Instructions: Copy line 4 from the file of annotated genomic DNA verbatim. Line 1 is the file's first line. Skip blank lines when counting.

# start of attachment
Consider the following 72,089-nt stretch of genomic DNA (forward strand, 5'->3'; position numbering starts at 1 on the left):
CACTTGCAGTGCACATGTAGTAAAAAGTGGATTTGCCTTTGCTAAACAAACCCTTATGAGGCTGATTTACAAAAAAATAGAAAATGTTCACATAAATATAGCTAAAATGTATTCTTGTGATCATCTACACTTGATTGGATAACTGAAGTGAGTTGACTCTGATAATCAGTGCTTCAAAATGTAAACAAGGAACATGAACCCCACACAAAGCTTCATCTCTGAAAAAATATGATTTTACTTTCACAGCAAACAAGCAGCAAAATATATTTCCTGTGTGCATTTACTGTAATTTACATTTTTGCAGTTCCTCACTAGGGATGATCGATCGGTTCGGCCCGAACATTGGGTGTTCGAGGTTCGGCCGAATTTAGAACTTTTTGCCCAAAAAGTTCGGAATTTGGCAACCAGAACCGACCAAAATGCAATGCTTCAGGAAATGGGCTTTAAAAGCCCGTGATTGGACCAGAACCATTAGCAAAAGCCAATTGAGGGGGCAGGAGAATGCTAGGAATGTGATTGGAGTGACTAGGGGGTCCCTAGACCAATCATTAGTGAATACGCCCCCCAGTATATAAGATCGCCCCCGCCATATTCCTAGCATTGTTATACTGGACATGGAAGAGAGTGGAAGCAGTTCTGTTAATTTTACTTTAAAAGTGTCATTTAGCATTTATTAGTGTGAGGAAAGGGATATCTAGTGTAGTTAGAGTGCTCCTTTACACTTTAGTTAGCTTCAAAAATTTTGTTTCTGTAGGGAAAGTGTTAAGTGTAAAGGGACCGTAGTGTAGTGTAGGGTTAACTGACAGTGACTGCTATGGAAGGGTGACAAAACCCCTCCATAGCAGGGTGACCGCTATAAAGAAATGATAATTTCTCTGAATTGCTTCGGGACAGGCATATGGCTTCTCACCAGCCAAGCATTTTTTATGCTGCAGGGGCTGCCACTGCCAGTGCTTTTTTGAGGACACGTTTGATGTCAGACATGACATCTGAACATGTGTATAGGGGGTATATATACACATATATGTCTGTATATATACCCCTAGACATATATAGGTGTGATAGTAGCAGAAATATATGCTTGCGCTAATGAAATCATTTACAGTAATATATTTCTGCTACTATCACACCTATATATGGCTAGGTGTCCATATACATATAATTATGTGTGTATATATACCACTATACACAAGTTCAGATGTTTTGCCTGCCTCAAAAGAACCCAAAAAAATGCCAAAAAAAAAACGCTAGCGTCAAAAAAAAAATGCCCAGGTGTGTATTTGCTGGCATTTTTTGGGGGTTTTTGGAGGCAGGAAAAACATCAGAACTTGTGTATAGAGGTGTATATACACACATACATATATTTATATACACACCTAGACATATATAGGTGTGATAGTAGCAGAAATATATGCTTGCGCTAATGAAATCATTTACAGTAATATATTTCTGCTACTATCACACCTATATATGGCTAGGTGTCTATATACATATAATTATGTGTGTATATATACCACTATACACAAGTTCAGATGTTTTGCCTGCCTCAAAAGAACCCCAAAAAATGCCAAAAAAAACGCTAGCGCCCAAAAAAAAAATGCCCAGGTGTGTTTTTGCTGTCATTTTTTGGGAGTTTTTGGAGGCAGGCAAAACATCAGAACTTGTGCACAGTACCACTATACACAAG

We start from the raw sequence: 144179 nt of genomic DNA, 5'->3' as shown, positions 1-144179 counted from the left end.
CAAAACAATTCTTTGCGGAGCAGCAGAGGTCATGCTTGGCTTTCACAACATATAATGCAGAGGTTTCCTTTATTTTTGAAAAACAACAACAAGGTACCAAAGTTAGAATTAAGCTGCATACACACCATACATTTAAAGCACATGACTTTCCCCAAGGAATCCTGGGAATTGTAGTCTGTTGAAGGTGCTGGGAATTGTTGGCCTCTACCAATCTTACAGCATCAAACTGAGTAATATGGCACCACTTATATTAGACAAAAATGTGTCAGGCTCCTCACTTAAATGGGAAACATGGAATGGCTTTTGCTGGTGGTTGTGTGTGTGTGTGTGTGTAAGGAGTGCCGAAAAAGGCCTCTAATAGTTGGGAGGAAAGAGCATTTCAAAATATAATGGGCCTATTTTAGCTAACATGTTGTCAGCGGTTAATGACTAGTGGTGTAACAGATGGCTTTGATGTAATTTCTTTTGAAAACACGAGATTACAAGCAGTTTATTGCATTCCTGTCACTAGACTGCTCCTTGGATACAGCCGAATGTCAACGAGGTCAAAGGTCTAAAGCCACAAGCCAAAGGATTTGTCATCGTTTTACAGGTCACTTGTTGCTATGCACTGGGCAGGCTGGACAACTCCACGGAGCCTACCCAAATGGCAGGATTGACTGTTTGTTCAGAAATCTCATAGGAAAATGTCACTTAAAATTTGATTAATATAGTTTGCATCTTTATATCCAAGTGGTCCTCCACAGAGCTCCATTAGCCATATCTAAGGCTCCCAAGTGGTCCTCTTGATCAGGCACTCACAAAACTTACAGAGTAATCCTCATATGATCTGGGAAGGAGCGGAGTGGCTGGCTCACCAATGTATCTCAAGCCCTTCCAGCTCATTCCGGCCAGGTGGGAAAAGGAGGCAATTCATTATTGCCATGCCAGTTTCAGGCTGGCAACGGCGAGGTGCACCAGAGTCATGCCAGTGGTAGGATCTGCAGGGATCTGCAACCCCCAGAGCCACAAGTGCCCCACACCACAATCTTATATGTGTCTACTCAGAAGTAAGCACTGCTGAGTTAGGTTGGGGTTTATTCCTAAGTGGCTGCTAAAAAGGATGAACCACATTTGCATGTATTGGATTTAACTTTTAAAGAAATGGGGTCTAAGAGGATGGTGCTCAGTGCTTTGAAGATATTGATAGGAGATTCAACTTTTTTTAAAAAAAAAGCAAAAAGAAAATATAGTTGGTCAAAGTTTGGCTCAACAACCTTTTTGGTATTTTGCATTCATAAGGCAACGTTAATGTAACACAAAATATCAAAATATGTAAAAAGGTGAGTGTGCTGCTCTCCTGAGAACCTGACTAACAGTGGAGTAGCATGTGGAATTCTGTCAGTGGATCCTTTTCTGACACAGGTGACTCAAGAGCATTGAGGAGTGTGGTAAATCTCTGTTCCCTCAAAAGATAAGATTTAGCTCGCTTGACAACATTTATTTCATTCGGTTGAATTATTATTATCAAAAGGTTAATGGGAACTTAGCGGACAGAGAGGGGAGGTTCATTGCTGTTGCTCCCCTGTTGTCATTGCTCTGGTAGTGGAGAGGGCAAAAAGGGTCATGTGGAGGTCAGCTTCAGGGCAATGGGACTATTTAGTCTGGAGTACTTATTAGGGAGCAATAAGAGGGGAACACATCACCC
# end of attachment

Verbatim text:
CAAAACAATTCTTTGCGGAGCAGCAGAGGTCATGCTTGGCTTTCACAACATATAATGCAGAGGTTTCCTTTATTTTTGAAAAACAACAACAAGGTACCAAAGTTAGAATTAAGCTGCATACACACCATACATTTAAAGCACATGACTTTCCCCAAGGAATCCTGGGAATTGTAGTCTGTTGAAGGTGCTGGGAATTGTTGGCCTCTACCAATCTTACAGCATCAAACTGAGTAATATGGCACCACTTATATTAGACAAAAATGTGTCAGGCTCCTCACTTAAATGGGAAACATGGAATGGCTTTTGCTGGTGGTTGTGTGTGTGTGTGTGTGTAAGGAGTGCCGAAAAAGGCCTCTAATAGTTGGGAGGAAAGAGCATTTCAAAATATAATGGGCCTATTTTAGCTAACATGTTGTCAGCGGTTAATGACTAGTGGTGTAACAGATGGCTTTGATGTAATTTCTTTTGAAAACACGAGATTACAAGCAGTTTATTGCATTCCTGTCACTAGACTGCTCCTTGGATACAGCCGAATGTCAACGAGGTCAAAGGTCTAAAGCCACAAGCCAAAGGATTTGTCATCGTTTTACAGGTCACTTGTTGCTATGCACTGGGCAGGCTGGACAACTCCACGGAGCCTACCCAAATGGCAGGATTGACTGTTTGTTCAGAAATCTCATAGGAAAATGTCACTTAAAATTTGATTAATATAGTTTGCATCTTTATATCCAAGTGGTCCTCCACAGAGCTCCATTAGCCATATCTAAGGCTCCCAAGTGGTCCTCTTGATCAGGCACTCACAAAACTTACAGAGTAATCCTCATATGATCTGGGAAGGAGCGGAGTGGCTGGCTCACCAATGTATCTCAAGCCCTTCCAGCTCATTCCGGCCAGGTGGGAAAAGGAGGCAATTCATTATTGCCATGCCAGTTTCAGGCTGGCAACGGCGAGGTGCACCAGAGTCATGCCAGTGGTAGGATCTGCAGGGATCTGCAACCCCCAGAGCCACAAGTGCCCCACACCACAATCTTATATGTGTCTACTCAGAAGTAAGCACTGCTGAGTTAGGTTGGGGTTTATTCCTAAGTGGCTGCTAAAAAGGATGAACCACATTTGCATGTATTGGATTTAACTTTTAAAGAAATGGGGTCTAAGAGGATGGTGCTCAGTGCTTTGAAGATATTGATAGGAGATTCAACTTTTTTTAAAAAAAAAGCAAAAAGAAAATATAGTTGGTCAAAGTTTGGCTCAACAACCTTTTTGGTATTTTGCATTCATAAGGCAACGTTAATGTAACACAAAATATCAAAATATGTAAAAAGGTGAGTGTGCTGCTCTCCTGAGAACCTGACTAACAGTGGAGTAGCATGTGGAATTCTGTCAGTGGATCCTTTTCTGACACAGGTGACTCAAGAGCATTGAGGAGTGTGGTAAATCTCTGTTCCCTCAAAAGATAAGATTTAGCTCGCTTGACAACATTTATTTCATTCGGTTGAATTATTATTATCAAAAGGTTAATGGGAACTTAGCGGACAGAGAGGGGAGGTTCATTGCTGTTGCTCCCCTGTTGTCATTGCTCTGGTAGTGGAGAGGGCAAAAAGGGTCATGTGGAGGTCAGCTTCAGGGCAATGGGACTATTTAGTCTGGAGTACTTATTAGGGAGCAATAAGAGGGGAACACATCACCC